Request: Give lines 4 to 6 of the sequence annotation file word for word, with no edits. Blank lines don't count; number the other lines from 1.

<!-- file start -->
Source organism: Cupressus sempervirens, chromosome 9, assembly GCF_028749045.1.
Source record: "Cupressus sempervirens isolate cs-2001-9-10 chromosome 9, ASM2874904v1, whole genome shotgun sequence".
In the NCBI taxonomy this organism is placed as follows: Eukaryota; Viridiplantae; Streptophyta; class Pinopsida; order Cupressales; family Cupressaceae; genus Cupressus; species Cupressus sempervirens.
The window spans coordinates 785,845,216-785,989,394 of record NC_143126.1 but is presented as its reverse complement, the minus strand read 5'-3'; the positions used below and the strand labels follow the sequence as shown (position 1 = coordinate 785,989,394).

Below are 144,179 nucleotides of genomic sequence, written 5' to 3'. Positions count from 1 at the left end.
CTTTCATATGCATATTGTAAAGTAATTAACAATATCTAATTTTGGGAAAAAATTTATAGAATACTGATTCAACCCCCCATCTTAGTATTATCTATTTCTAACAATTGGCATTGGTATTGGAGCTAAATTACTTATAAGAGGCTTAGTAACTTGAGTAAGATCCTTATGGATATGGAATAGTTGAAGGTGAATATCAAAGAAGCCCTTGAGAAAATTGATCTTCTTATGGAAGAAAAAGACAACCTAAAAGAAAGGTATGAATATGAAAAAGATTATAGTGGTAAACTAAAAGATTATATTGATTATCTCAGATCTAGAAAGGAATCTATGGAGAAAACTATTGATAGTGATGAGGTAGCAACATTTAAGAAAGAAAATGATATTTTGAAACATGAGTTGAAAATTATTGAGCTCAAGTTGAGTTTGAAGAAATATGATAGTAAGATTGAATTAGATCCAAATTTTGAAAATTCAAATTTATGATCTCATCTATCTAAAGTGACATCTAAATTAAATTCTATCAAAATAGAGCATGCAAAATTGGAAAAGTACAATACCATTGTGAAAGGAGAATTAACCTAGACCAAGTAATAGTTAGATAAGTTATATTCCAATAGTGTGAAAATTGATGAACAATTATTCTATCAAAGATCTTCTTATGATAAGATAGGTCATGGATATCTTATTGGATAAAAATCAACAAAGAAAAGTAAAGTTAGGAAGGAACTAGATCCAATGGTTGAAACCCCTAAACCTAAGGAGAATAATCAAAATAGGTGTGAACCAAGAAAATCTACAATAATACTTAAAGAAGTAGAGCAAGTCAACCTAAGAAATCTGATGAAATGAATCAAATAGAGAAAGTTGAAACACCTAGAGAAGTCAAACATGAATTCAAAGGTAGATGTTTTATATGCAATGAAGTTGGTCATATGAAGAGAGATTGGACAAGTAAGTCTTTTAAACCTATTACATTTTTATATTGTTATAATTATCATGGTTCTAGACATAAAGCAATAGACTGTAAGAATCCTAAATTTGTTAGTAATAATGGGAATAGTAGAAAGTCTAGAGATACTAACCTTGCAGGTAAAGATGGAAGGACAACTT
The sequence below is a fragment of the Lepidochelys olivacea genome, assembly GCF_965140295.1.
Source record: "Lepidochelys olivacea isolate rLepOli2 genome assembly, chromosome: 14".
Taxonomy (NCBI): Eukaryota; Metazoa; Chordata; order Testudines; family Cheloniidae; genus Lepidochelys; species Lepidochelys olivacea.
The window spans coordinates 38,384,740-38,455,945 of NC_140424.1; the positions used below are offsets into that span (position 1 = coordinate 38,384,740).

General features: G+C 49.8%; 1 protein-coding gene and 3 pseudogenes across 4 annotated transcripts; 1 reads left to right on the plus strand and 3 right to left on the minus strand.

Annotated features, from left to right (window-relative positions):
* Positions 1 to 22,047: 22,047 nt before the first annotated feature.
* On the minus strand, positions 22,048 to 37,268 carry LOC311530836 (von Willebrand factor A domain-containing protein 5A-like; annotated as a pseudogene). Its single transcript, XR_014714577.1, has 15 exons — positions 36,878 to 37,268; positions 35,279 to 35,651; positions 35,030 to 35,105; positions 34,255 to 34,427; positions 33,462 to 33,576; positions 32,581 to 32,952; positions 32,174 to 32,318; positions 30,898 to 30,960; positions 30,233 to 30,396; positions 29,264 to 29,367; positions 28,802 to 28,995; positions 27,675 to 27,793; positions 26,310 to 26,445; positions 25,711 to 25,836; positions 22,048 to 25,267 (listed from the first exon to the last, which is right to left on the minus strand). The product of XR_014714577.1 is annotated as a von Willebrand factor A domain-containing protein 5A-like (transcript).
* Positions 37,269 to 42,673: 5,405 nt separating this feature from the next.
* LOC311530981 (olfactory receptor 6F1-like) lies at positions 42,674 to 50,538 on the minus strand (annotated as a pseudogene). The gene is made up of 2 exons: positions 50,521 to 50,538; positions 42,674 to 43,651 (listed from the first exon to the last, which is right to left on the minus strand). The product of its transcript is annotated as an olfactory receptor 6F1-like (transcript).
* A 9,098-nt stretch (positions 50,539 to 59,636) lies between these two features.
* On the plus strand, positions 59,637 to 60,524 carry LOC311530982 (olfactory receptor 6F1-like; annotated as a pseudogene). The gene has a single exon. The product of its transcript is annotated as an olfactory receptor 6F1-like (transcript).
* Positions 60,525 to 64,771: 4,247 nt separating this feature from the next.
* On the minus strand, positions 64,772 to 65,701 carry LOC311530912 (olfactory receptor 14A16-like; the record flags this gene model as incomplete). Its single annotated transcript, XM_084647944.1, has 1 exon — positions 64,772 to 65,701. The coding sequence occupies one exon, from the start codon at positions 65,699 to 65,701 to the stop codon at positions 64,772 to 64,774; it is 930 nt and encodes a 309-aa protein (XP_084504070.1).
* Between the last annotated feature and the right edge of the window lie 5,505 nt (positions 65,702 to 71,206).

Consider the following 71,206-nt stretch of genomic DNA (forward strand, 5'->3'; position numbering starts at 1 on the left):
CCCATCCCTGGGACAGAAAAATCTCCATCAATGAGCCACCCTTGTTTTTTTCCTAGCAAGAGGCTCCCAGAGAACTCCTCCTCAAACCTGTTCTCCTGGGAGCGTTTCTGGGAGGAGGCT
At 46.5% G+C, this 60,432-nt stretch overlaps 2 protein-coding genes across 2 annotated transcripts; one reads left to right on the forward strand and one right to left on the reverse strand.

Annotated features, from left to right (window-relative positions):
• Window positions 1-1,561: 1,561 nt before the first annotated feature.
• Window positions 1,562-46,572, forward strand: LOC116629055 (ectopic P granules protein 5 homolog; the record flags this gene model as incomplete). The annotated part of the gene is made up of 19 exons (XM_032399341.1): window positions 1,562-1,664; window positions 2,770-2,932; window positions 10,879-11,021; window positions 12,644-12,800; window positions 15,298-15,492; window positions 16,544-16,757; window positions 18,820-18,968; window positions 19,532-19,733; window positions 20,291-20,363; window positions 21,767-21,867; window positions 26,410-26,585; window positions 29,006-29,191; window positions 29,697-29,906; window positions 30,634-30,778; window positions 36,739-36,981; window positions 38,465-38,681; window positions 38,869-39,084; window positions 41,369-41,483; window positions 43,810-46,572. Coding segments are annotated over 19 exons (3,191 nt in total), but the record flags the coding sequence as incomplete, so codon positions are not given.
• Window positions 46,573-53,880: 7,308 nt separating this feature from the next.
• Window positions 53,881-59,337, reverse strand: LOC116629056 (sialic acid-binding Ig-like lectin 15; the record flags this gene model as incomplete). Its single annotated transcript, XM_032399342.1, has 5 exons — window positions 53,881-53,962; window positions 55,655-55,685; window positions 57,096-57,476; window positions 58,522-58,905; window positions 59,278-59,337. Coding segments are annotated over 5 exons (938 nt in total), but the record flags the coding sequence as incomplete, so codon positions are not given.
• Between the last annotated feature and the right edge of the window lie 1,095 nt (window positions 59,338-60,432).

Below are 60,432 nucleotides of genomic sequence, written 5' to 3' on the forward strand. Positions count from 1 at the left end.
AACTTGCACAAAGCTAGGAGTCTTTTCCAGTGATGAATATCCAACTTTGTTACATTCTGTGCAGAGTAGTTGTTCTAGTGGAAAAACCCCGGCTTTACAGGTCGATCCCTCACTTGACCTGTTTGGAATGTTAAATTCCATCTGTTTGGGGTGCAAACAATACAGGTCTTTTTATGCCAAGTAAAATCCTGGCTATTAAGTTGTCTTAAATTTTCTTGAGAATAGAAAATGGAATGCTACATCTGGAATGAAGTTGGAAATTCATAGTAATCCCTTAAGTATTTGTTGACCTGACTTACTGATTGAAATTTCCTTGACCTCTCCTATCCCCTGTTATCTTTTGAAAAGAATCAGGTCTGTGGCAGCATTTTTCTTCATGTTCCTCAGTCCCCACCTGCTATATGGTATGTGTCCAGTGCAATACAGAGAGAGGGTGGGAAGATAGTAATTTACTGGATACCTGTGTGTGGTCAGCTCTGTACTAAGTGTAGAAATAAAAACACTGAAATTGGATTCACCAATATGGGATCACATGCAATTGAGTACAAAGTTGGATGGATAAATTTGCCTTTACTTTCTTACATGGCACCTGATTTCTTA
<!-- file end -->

The window spans coordinates 785,845,216-785,989,394 of record NC_143126.1 but is presented as its reverse complement, the minus strand read 5'-3'; the positions used below and the strand labels follow the sequence as shown (position 1 = coordinate 785,989,394).

Below are 144,179 nucleotides of genomic sequence, written 5' to 3'. Positions count from 1 at the left end.
CTTTCATATGCATATTGTAAAGTAATTAACAATATCTAATTTTGGGAAAAAATTTATAGAATACTGATTCAACCCCCCATCTTAGTATTATCTATTTCTAACAATTGGCATTGGTATTGGAGCTAAATTACTTATAAGAGGCTTAGTAACTTGAGTAAGATCCTTATGGATATGGAATAGTTGAAGGTGAATATCAAAGAAGCCCTTGAGAAAATTGATCTTCTTATGGAAGAAAAAGACAACCTAAAAGAAAGGTATGAATATGAAAAAGATTATAGTGGTAAACTAAAAGATTATATTGATTATCTCAGATCTAGAAAGGAATCTATGGAGAAAACTATTGATAGTGATGAGGTAGCAACATTTAAGAAAGAAAATGATATTTTGAAACATGAGTTGAAAATTATTGAGCTCAAGTTGAGTTTGAAGAAATATGATAGTAAGATTGAATTAGATCCAAATTTTGAAAATTCAAATTTATGATCTCATCTATCTAAAGTGACATCTAAATTAAATTCTATCAAAATAGAGCATGCAAAATTGGAAAAGTACAATACCATTGTGAAAGGAGAATTAACCTAGACCAAGTAATAGTTAGATAAGTTATATTCCAATAGTGTGAAAATTGATGAACAATTATTCTATCAAAGATCTTCTTATGATAAGATAGGTCATGGATATCTTATTGGATAAAAATCAACAAAGAAAAGTAAAGTTAGGAAGGAACTAGATCCAATGGTTGAAACCCCTAAACCTAAGGAGAATAATCAAAATAGGTGTGAACCAAGAAAATCTACAATAATACTTAAAGAAGTAGAGCAAGTCAACCTAAGAAATCTGATGAAATGAATCAAATAGAGAAAGTTGAAACACCTAGAGAAGTCAAACATGAATTCAAAGGTAGATGTTTTATATGCAATGAAGTTGGTCATATGAAGAGAGATTGGACAAGTAAGTCTTTTAAACCTATTACATTTTTATATTGTTATAATTATCATGGTTCTAGACATAAAGCAATAGACTGTAAGAATCCTAAATTTGTTAGTAATAATGGGAATAGTAGAAAGTCTAGAGATACTAACCTTGCAGGTAAAGATGGAAGGACAACTT